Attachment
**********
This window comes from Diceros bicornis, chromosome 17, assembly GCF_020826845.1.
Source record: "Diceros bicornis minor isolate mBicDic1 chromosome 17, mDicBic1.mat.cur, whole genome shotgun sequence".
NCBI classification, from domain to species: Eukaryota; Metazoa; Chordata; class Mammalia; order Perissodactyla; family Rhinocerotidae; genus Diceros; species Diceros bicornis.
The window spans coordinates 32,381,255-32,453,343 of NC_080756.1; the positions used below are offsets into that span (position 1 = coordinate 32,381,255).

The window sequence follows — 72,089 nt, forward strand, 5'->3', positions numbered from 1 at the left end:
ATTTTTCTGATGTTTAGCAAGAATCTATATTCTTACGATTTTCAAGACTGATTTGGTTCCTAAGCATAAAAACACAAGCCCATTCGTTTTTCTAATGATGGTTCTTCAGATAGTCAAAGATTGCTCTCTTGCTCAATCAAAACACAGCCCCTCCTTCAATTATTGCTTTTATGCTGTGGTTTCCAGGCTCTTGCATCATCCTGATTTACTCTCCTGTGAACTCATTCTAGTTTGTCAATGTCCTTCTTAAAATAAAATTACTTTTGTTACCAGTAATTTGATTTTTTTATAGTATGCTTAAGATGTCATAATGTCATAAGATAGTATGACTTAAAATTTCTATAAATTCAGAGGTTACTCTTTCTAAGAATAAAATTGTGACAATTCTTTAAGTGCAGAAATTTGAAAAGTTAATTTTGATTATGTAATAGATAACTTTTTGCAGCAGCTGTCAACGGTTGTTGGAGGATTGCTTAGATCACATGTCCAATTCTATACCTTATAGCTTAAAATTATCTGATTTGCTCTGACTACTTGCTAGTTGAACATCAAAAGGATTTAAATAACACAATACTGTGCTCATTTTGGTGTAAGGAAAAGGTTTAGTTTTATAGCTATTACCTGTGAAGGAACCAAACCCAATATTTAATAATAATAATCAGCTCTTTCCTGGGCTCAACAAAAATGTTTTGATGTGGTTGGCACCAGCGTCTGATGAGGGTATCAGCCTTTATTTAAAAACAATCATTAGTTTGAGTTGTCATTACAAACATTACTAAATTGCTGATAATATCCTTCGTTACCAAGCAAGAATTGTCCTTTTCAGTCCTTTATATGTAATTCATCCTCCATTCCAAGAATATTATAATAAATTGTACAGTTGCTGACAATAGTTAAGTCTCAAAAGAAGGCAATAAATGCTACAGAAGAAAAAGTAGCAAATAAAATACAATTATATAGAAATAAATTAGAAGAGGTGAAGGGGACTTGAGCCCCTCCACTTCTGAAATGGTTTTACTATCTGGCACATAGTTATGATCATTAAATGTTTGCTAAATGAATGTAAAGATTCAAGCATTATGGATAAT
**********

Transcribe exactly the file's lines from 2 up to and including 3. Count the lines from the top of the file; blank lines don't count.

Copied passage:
Source record: "Diceros bicornis minor isolate mBicDic1 chromosome 17, mDicBic1.mat.cur, whole genome shotgun sequence".
NCBI classification, from domain to species: Eukaryota; Metazoa; Chordata; class Mammalia; order Perissodactyla; family Rhinocerotidae; genus Diceros; species Diceros bicornis.